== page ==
So, higher the value of the dollar, the more the importers have to pay for crude oil (or for any commodity for that matter).

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Government taxes on petrol and diesel may not come down in a hurry

Government taxes on petrol and diesel may not come down in a hurry
Insider

Out of the ₹100 you’re paying per litre of petrol, nearly ₹60 is going to either the central or state government.

Petrol and diesel are two of the highest taxed commodities in the country, and they don't fall under the umbrella of the Goods and Services Tax (GST). In the six years of the Modi administration, tax collection on petrol and diesel has jumped over 300%.

Finance Minister Nirmala Sitharaman told news agency PTI that the GST Council may consider adding fuel to the roster in March. However, that would imply a rate in excess of 100% to retain the same returns. And, right now, the GST slabs are 5%, 12%, 18% and 28% — nowhere close to what the government is able to earn under the current system.

And, in the aftermath of the COVID-19 pandemic, it is unlikely that cash-strapped governments, both state and centre, would want to let go of the precious tax income that they make out of it.

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Refining cost may not be a problem

Refining cost may not be a problem
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India may not produce enough crude oil to meet its needs but it has more than enough refining capacity. Therefore, the cost of refining may not go up significantly in the immediate future.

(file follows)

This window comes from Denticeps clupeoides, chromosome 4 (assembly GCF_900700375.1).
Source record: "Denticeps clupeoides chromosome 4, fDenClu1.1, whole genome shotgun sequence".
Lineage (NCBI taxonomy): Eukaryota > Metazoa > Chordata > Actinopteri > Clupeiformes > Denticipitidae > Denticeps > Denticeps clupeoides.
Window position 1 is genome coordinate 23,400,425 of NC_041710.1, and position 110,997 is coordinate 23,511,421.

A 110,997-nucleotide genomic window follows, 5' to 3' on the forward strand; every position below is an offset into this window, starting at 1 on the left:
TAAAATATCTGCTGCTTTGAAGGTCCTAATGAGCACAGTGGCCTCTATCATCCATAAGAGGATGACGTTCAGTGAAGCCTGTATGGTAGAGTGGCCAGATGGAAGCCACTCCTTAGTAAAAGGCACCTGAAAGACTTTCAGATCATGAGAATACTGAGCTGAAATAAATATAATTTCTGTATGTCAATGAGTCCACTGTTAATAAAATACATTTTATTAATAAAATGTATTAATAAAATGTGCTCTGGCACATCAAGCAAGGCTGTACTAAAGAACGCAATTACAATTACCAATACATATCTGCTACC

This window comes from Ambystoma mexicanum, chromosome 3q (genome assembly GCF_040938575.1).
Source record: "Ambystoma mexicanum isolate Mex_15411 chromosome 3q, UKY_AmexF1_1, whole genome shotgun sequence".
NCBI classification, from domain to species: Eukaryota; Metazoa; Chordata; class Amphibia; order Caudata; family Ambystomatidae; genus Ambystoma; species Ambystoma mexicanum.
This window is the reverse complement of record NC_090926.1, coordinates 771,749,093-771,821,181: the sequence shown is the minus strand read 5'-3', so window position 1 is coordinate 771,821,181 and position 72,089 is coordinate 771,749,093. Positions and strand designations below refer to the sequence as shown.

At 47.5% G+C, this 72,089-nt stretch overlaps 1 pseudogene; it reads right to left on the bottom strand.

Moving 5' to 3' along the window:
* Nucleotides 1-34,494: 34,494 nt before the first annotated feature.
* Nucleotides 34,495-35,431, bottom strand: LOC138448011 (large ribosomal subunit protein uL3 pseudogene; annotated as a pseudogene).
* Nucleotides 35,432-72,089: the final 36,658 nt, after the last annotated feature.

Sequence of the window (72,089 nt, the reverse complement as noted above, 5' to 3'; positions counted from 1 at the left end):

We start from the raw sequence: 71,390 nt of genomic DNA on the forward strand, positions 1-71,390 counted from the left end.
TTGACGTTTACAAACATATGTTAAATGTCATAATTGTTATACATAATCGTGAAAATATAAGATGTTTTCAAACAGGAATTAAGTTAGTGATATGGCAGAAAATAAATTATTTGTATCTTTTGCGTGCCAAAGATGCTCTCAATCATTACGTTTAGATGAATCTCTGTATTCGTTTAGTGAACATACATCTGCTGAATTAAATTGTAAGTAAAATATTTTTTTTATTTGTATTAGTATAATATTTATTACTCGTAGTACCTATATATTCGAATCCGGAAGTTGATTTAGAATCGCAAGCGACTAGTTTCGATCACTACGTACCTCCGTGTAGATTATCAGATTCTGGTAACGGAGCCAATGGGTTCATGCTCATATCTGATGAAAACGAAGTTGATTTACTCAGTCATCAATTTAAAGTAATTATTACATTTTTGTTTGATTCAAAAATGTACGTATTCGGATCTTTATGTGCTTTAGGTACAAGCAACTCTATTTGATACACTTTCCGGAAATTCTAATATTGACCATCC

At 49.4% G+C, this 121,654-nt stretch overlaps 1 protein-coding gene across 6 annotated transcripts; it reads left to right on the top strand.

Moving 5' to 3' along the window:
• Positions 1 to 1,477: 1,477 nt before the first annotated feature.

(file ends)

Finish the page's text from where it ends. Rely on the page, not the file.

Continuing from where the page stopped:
Moreover, India plans to double its oil refining capacity from the current 250 million tonnes a year in the next decade. The products that are derived out of refining crude oil are a big contributor to India’s export income.

The reopening of the economy, after the pandemic-induced lockdown, has brought the demand for fuel back on track.

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The demand for fuel is likely to rise as the economy opens up

The demand for fuel is likely to rise as the economy opens up
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The Organisation of Petroleum Exporting Countries (OPEC) has agreed to open up the supply of oil, but demand is likely to surge in step as economic activity gets restored.

“We expect the biggest jump in oil demand ever, a 5.2 million barrels per day (bpd) rise over the next six months,” said the bank in its report, citing acceleration of vaccinations in Europe and an unleashing of pent-up travel demand as summer kicks in.

As per oil ministry's Petroleum Planning and Analysis Cell (PPAC) India consumed 194.63 million tonnes of petroleum products in 2020-21 as compared with 214.12 million tonnes demand in the previous year.

The government imposed a nationwide lockdown due to the pandemic, which caused the fuel consumption to contract for the first time since 1998-99. However, as the lockdown got lifted and industrial activity resumed, fuel consumption was seen rising again and the demand is expected to rise nearly 10% in the fiscal year beginning April 1.

“We expect the biggest jump in oil demand ever, a 5.2 million barrels per day (bpd) rise over the next six months,” said the bank in its report, citing acceleration of vaccinations in Europe and an unleashing of pent-up travel demand as summer kicks in.